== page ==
PORT-AU-PRINCE, Haiti (AP) – An official said on Thursday that at least eight inmates died in an overcrowded prison in Haiti that had been out of food two months ago, contributing dozens of similar deaths this year as the institutions of Haiti crumble the country.
Hunger and oppressive heat contributed to the deaths of the inmates reported this week by the prison in the southwestern city of Les Cayes, Ronald Richemond, the city’s government commissioner, told The Associated Press. He said the prison houses 833 inmates.
“Whoever can help must help immediately, because the prisoners are in need,” he said.
The United Nations Security Council released a report last week stating that 54 deaths in prisons related to malnutrition have been documented between January and April in Haiti alone.
It urged the Haitian government to “take the necessary steps to find a sustainable solution to the prison food, water and medicine crisis.”
The country’s heavily overcrowded prison system has long struggled to provide food and water to inmates. It blames insufficient public funds and the problem has worsened in recent months, leading to another rise in severe malnutrition and deaths.
By law, prisons in Haiti are required to provide inmates with water and two meals a day, which usually consist of porridge and a bowl of rice with fish or some type of meat.
But in recent months, inmates have been forced to rely only on friends or family for food and water, and often can’t visit because gang-related violence makes some areas impassable, said Michelle Karshan, co-founder of the nonprofit Health via Walls. , which provides health care in Haiti’s prisons.
The nonprofit joined three other organizations this year to feed the roughly 11,000 inmates in Haiti’s 20 prisons for three months, at a time when the country was becoming increasingly unstable after the assassination of President Jovenel Moïse on July 7.
But since then the situation has worsened.
“These deaths are very painful,” she said. “The internal organs begin to fail one by one. … It is horrible to witness.”
Health through Walls has launched several programs to address the problem in the long term, including starting a garden in a prison in northern Haiti that produces spinach and other crops, along with a chicken coop and a planned fish farm.
“But that’s one prison,” Karshan said. “The bottom line is that the prison system has to take responsibility. They can’t sit back. … They are the government.”
Les Cayes and other towns in Haiti’s southern region have also been hit by a spike in gang violence that has blocked major roads to Haiti’s capital, making it extremely difficult to distribute food and other necessities to the rest of the country, it said. Pierre. Espérance, executive director of Haiti’s National Human Rights Defense Network.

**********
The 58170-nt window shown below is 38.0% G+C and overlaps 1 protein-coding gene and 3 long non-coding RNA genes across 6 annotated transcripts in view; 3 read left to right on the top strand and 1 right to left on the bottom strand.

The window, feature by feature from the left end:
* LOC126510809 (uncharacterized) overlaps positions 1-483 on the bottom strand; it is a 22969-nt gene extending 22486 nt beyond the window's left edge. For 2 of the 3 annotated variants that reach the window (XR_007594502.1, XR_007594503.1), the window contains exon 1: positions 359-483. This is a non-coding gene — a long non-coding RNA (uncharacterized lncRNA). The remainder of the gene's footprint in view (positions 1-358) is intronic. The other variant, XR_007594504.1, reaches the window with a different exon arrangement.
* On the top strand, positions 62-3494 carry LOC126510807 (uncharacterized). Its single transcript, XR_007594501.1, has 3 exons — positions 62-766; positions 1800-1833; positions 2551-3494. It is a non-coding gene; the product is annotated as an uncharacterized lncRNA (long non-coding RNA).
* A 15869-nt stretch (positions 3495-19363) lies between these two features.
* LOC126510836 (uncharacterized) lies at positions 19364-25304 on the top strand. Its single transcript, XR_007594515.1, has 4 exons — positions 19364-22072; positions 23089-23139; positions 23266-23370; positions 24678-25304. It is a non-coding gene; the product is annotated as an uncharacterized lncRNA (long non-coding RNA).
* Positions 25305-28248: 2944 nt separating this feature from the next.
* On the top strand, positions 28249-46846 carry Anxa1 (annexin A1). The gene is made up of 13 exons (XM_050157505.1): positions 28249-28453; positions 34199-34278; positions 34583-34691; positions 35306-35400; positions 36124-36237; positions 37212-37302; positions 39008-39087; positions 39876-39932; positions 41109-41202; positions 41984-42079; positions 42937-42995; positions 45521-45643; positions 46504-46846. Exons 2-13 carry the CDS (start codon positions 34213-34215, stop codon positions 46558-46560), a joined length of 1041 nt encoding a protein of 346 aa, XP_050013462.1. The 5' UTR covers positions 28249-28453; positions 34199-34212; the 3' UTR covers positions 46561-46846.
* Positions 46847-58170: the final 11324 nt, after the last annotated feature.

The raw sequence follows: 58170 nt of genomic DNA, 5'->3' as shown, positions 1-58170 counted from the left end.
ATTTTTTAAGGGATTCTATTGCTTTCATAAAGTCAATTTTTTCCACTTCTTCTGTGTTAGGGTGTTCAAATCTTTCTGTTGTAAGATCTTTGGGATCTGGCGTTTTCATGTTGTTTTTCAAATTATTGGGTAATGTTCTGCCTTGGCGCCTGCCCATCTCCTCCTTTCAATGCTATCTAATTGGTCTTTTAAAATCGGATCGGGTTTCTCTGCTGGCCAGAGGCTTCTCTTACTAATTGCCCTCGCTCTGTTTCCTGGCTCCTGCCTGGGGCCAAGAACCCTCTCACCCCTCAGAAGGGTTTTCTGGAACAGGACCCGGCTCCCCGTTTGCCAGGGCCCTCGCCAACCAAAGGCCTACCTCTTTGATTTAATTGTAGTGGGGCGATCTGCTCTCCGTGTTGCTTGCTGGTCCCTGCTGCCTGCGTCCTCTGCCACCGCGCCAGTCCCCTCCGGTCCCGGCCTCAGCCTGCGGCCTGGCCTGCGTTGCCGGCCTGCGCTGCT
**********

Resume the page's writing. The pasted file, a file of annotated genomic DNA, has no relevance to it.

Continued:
In addition, a water pump the Les Cayes prison relies on has long since broken, forcing relatives and friends of inmates to carry buckets of water from long distances, Richmond said.
Les Cayes, like its surrounding towns, is also still struggling to recover from a 7.2 magnitude earthquake that struck southwestern Haiti in August, killing more than 2,200 people and destroying thousands of buildings. destroyed or damaged.
Richmond said some prison cells have been destroyed and not rebuilt, forcing authorities to cram even more people into a smaller space.
Haiti’s cell occupancy rate is more than 280% of capacity, according to the UN, with 83% of detainees held in pre-trial detention that, in some cases, can drag on for more than a decade before appearing for the first time in court, the UN said. . Many inmates take turns sleeping on the floor while others just stand or try to make hammocks and attach them to cell windows, paying someone to hold their spot.
In January 2010, some 400 inmates at Les Cayes prison rioted to protest deteriorating conditions. Authorities said police killed at least 12 inmates and injured up to 40 others.
Espérance, with the National Human Rights Defense Network, blamed the government for the current situation and said officials should enforce the rule of law.
“The situation is getting worse by the day,” he said. “They can only solve the problem for one or two weeks. After that the problem persists. Today it is Les Cayes. Tomorrow it could be somewhere else.”
Coto reported from San Juan, Puerto Rico.